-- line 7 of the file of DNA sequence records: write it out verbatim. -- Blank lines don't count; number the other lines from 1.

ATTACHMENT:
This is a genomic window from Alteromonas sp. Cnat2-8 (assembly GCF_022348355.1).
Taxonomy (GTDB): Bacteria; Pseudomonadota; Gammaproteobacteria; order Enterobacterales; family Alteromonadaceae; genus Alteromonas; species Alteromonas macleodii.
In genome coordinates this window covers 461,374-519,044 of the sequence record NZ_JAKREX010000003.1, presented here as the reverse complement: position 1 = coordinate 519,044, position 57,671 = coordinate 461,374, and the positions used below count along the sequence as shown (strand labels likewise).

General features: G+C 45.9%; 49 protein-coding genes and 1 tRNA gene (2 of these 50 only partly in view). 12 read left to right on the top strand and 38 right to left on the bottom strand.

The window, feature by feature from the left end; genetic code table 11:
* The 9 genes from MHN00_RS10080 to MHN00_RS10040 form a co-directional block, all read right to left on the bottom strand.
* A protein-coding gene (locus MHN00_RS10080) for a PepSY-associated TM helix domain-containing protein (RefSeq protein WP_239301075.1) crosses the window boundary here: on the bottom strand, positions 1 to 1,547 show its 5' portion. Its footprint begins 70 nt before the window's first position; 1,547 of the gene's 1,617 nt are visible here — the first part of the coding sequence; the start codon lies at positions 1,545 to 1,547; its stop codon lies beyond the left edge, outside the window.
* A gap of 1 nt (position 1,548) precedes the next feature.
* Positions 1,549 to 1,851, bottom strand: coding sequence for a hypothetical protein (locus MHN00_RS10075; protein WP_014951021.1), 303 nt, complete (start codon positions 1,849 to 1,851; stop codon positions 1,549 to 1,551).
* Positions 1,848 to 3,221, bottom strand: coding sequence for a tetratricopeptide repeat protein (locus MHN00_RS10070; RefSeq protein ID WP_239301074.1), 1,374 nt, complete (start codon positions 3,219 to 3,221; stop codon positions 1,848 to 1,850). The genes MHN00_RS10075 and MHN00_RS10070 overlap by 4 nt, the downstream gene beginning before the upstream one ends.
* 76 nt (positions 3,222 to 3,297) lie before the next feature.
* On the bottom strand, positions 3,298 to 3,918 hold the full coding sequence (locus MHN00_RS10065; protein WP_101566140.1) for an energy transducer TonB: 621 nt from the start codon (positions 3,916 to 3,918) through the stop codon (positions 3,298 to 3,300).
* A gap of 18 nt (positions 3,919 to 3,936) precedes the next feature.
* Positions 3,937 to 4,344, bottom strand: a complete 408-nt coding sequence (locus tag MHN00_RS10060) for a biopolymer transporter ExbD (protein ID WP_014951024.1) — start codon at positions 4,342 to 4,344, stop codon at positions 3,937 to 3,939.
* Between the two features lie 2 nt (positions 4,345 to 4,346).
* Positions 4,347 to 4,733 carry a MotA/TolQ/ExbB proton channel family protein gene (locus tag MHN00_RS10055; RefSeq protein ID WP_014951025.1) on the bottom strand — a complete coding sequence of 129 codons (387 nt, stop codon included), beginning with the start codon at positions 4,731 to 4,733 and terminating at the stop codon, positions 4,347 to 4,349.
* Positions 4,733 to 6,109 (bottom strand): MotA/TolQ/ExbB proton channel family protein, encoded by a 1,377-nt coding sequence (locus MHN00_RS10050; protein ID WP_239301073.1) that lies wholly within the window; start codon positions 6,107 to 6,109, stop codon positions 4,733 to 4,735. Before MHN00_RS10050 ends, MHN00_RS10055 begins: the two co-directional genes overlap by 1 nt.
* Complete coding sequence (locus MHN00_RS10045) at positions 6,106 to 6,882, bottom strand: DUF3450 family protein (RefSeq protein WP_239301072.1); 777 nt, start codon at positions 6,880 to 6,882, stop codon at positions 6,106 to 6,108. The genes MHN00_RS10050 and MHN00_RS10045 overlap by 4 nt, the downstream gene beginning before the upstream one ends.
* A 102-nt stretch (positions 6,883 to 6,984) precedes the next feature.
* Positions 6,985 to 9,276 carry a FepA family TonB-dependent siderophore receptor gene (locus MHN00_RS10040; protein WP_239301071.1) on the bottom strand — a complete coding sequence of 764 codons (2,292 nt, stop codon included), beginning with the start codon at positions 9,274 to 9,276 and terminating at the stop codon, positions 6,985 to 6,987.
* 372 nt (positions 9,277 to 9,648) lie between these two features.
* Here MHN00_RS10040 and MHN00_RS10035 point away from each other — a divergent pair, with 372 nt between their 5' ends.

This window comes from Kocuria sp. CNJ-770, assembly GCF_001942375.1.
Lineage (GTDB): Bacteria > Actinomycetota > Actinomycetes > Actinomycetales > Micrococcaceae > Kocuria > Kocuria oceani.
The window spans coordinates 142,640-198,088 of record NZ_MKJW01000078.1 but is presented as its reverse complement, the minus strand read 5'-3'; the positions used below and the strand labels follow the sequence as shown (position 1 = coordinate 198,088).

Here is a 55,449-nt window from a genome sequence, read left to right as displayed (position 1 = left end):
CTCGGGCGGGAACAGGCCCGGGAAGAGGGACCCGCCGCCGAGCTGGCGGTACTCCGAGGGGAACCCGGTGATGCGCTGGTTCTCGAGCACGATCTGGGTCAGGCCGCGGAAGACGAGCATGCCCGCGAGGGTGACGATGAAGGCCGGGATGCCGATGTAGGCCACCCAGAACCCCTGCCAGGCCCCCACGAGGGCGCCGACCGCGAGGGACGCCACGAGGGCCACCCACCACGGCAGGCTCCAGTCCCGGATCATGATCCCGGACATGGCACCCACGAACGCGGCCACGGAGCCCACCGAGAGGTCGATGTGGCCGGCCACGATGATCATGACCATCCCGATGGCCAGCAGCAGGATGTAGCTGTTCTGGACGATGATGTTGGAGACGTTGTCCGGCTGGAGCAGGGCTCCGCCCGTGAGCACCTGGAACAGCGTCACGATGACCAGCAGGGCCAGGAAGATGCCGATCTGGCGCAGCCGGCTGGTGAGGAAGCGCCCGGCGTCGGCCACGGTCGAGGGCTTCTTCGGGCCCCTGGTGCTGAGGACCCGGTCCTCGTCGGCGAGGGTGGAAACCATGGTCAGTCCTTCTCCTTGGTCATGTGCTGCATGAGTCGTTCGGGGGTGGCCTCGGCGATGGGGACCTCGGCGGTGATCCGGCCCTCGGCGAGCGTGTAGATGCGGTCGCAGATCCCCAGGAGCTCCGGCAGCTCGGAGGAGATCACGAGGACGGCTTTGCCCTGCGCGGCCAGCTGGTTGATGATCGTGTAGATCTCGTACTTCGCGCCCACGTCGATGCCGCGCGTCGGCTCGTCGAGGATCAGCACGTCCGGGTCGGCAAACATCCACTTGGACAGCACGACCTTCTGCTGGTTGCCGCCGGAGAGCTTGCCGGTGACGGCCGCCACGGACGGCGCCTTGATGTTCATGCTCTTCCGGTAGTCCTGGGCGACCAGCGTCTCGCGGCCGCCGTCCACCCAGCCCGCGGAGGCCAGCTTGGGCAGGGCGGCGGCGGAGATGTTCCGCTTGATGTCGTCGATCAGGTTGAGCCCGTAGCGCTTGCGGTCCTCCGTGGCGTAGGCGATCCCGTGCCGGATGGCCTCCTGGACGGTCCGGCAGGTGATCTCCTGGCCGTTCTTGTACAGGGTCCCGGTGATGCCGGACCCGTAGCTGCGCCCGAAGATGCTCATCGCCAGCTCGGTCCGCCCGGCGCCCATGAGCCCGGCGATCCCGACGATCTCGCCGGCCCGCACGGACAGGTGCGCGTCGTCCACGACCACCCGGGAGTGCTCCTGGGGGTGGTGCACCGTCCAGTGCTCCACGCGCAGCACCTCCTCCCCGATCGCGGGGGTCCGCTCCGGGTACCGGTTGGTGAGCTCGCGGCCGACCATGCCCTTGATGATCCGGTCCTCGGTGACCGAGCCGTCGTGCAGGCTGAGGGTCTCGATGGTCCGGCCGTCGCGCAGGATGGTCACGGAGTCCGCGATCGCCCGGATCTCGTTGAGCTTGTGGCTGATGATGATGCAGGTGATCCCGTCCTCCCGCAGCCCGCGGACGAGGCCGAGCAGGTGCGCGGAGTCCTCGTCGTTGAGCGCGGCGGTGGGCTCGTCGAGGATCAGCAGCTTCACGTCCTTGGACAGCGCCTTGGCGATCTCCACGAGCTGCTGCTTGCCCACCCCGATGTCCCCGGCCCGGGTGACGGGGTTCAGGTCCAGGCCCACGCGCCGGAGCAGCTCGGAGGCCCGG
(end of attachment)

* A protein-coding gene (locus MHN00_RS10080) for a PepSY-associated TM helix domain-containing protein (RefSeq protein WP_239301075.1) crosses the window boundary here: on the bottom strand, positions 1 to 1,547 show its 5' portion. Its footprint begins 70 nt before the window's first position; 1,547 of the gene's 1,617 nt are visible here — the first part of the coding sequence; the start codon lies at positions 1,545 to 1,547; its stop codon lies beyond the left edge, outside the window.